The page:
8. Basket Toss: Make balls out of tape and set up cardboard boxes. For an English-involved basket toss, put pictures on the boxes. Tell the participant an English word, and they will throw the ball into the matching picture. You can also do this with teachers’ pictures and tell the participants a teacher’s profile (where they’re from, the subject they teach, the homeroom they’re in charge of).
9. Western Cafe: Pick any theme for your cafe (find ideas at CelebrationsatHomeBlog.com). Get refreshments (cupcakes, brownies, muffins, breads), drinks, utensils, table clothes, napkins, and props that fit the theme. Set up nice tables and have the club members be waiters (make shifts!). Customers will come and order food and drinks from an all-English menu. The waiters will take the orders in English as best as they can. For the non-food option, still set up the cafe the same way but make a separate table with different candies, knickknacks, and lots of gift wrapping materials (ribbons, wrapping paper, tape, scissors, cellophane bags, hole punches, and stickers). Customers will look at a menu of themes and make a gift for their friends, parents, or lovers. The waiters will only clean up after the customers and offer suggestions to them.
10. Movie: Make a movie with the club before the school festival (summer vacation is the best time to do this if your festival is later on in the year). Sit down with the club, write the script, schedule times to film, practice all the scenes, film, edit, and add Japanese subtitles.
11. English Scavenger Hunt: Give attendees a scavenger hunt paper with tasks such as “Find three married teachers” (３人の結婚したの教師を探してください). If they complete the task, they get a stamp on their paper. They can show their stamps at one location (if you have no room, use a kiosk or table-top cart) and get prizes. If you’re looking for examples of this kind of activity, it has been done at the Japan International Cooperation Agency (JICA) in Okinawa for their annual festivals (おきなわ国際協力・交流フェスティバル[English][Japanese] ).
If you’re having trouble coming up with school festival ideas for your English club or the English Speaking Society, just think of a fundraiser or carnival event and try that.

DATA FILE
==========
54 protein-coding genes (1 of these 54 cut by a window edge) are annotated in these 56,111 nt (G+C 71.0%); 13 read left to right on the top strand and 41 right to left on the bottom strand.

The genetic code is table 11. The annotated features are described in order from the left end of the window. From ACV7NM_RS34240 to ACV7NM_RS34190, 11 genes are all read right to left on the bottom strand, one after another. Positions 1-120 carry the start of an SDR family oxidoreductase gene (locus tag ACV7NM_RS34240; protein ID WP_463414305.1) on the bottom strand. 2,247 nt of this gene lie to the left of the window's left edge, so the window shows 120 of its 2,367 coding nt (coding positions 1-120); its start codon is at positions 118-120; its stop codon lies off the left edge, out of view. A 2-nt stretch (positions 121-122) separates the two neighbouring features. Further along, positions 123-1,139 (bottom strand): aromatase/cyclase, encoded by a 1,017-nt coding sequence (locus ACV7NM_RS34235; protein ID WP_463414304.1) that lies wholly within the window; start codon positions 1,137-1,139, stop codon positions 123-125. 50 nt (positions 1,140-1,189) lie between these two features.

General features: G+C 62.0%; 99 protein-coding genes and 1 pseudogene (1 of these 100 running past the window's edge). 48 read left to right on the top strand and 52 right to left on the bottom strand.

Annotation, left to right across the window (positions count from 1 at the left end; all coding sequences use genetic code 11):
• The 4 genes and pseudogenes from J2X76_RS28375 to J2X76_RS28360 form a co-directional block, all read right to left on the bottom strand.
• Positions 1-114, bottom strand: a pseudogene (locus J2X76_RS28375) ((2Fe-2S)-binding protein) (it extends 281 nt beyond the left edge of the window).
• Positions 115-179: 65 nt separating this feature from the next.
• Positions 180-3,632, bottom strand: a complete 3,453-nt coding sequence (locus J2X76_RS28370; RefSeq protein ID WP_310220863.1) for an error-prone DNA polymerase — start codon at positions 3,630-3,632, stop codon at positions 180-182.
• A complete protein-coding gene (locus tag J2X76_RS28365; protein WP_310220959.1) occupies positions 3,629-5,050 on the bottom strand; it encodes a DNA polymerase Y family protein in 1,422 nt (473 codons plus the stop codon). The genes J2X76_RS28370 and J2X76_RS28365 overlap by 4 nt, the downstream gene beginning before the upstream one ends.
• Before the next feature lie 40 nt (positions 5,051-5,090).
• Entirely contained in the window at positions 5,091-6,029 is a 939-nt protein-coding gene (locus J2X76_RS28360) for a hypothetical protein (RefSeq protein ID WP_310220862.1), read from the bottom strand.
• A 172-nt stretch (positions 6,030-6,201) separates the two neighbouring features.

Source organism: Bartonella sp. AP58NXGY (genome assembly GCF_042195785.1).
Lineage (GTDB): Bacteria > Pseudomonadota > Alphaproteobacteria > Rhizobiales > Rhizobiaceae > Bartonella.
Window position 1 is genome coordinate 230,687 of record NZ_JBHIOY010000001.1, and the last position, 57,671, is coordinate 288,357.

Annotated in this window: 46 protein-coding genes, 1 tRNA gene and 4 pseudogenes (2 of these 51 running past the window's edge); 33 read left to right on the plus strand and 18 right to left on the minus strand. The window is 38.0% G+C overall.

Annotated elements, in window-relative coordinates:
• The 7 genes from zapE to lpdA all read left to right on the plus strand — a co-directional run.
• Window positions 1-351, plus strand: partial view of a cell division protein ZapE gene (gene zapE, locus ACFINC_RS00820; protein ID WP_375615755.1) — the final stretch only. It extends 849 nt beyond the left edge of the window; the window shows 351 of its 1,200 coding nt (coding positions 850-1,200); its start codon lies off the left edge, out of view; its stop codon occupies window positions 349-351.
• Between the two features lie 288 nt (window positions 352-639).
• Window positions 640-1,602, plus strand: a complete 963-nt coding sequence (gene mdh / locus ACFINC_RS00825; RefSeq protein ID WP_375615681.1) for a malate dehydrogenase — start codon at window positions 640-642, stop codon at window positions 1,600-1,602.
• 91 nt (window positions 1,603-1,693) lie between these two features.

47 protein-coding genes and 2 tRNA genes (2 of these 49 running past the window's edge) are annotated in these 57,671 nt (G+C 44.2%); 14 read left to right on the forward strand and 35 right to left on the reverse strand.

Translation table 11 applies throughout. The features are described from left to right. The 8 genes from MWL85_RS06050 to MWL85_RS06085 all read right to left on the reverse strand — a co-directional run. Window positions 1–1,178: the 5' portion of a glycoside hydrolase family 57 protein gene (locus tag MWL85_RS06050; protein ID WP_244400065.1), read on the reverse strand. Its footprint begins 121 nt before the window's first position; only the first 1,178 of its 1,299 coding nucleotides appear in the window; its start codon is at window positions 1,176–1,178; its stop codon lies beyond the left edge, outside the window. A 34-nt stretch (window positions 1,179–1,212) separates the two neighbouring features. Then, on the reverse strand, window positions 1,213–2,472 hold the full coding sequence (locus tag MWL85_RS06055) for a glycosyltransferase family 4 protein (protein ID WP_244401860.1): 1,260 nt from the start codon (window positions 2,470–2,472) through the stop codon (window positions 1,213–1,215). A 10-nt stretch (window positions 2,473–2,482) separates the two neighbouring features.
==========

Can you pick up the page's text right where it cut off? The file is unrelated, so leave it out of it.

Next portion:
Manga, Comic Book, and Graphic Novel Courses for Aspiring Creators
Updated: January 23, 2018
Finding a course can be hard, especially if you’re not Japanese. Here’s a few places to find manga and sequential, or comic book, art courses around the world.
Free Courses and Resources
- Drawing Boot Camp offers drawing and illustration classes for free for kids.
- Illustrator and manga creator, Mark Crilley, has his own free online manga course at https://www.keenjar.com/stack/167-how-draw-manga/. Just watch the videos on any aspect of manga and try them out yourself.
- How to Bam is aimed at people wanting to become manga creators from the West. So far, they’re just free videos and information.
- The World Manga Academy has free seminars and classes for those interested in learning or teaching the art of manga creation. Their interactive website keeps up with your classes and learning history the same way an online school does.
- One magazine, Imagine FX (http://beta.imaginefx.com/), has online tutorials on how to color sketches and understand anatomy.
They also have an issue called How to Draw and Paint Manga on Issuu.com (you can also find many free art magazines). You can read it for free at http://issuu.com/riky1988/docs/how_to_draw_and_paint_manga.
- The Center for Cartoon Studies, also known as Cartoon Studios, offers Vermont-based workshops and classes, but for their free how-to guide for doing comics, download it or read it on Issuu here. You can also earn a Masters of Fine Arts in Cartooning.
- If you’re looking for how to draw specific things like monsters and anime characters, check out Paradise Manga‘s How to Draw Manga Course at http://paradisemanga.com/ga/how-to-draw-manga/how-to-draw-manga-course/ .
- The Deleter Manga Shop has a webpage on manga techniques in English at http://www.deleter.jp/eng/deleterclub/mangatechnique/index.html . While you’re there, you can also purchase Deleter-brand manga supplies (which are cheaper in my personal opinion). Check out the “Deals and Savings for Manga Artists” post.
- CourseHorse, an online hub for various classes in Los Angeles, New York, and Chicago, has several listings for manga and cartooning classes. The prices include more than one class most of the time, but each class fills up fast. Find listings in Los Angeles, New York, or Chicago.
Limited or Fee-based Courses
U.S.-Japan Creative Artists Exchange Fellowships are federal grants for artists to exchange culture and experiences with Japanese counterparts. Deadline to apply is February 1, 2018. To learn more about the program, visit http://www.jusfc.gov/creative-artists-programs.
- Manga University, known for their How to Draw Manga book series, offers a home study course ($39.99 or $49.99). There are no instructors, only PDFs and a lot of words, but the information is great for beginners and people who’ve never taken a high school art class. Check it out at http://www.howtodrawmanga.com/pages/home-study-course. I did purchase this home study course to see how it fared against other courses. I wrote about my experience with the Manga University here.